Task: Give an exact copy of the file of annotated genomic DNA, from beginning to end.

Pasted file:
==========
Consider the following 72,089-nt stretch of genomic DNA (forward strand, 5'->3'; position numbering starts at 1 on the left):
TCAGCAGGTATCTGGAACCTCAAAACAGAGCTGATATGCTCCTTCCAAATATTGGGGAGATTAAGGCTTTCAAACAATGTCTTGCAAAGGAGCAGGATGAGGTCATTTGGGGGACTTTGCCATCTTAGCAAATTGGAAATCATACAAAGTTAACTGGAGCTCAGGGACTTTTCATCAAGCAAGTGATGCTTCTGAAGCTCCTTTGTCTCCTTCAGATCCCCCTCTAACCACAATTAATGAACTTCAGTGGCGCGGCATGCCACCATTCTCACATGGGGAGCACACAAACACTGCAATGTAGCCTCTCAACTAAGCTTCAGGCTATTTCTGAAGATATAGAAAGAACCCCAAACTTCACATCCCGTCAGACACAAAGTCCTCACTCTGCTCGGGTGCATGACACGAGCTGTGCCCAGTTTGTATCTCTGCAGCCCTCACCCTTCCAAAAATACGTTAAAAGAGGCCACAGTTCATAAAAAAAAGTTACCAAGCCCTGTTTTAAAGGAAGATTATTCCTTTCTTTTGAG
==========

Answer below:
Consider the following 72,089-nt stretch of genomic DNA (forward strand, 5'->3'; position numbering starts at 1 on the left):
TCAGCAGGTATCTGGAACCTCAAAACAGAGCTGATATGCTCCTTCCAAATATTGGGGAGATTAAGGCTTTCAAACAATGTCTTGCAAAGGAGCAGGATGAGGTCATTTGGGGGACTTTGCCATCTTAGCAAATTGGAAATCATACAAAGTTAACTGGAGCTCAGGGACTTTTCATCAAGCAAGTGATGCTTCTGAAGCTCCTTTGTCTCCTTCAGATCCCCCTCTAACCACAATTAATGAACTTCAGTGGCGCGGCATGCCACCATTCTCACATGGGGAGCACACAAACACTGCAATGTAGCCTCTCAACTAAGCTTCAGGCTATTTCTGAAGATATAGAAAGAACCCCAAACTTCACATCCCGTCAGACACAAAGTCCTCACTCTGCTCGGGTGCATGACACGAGCTGTGCCCAGTTTGTATCTCTGCAGCCCTCACCCTTCCAAAAATACGTTAAAAGAGGCCACAGTTCATAAAAAAAAGTTACCAAGCCCTGTTTTAAAGGAAGATTATTCCTTTCTTTTGAG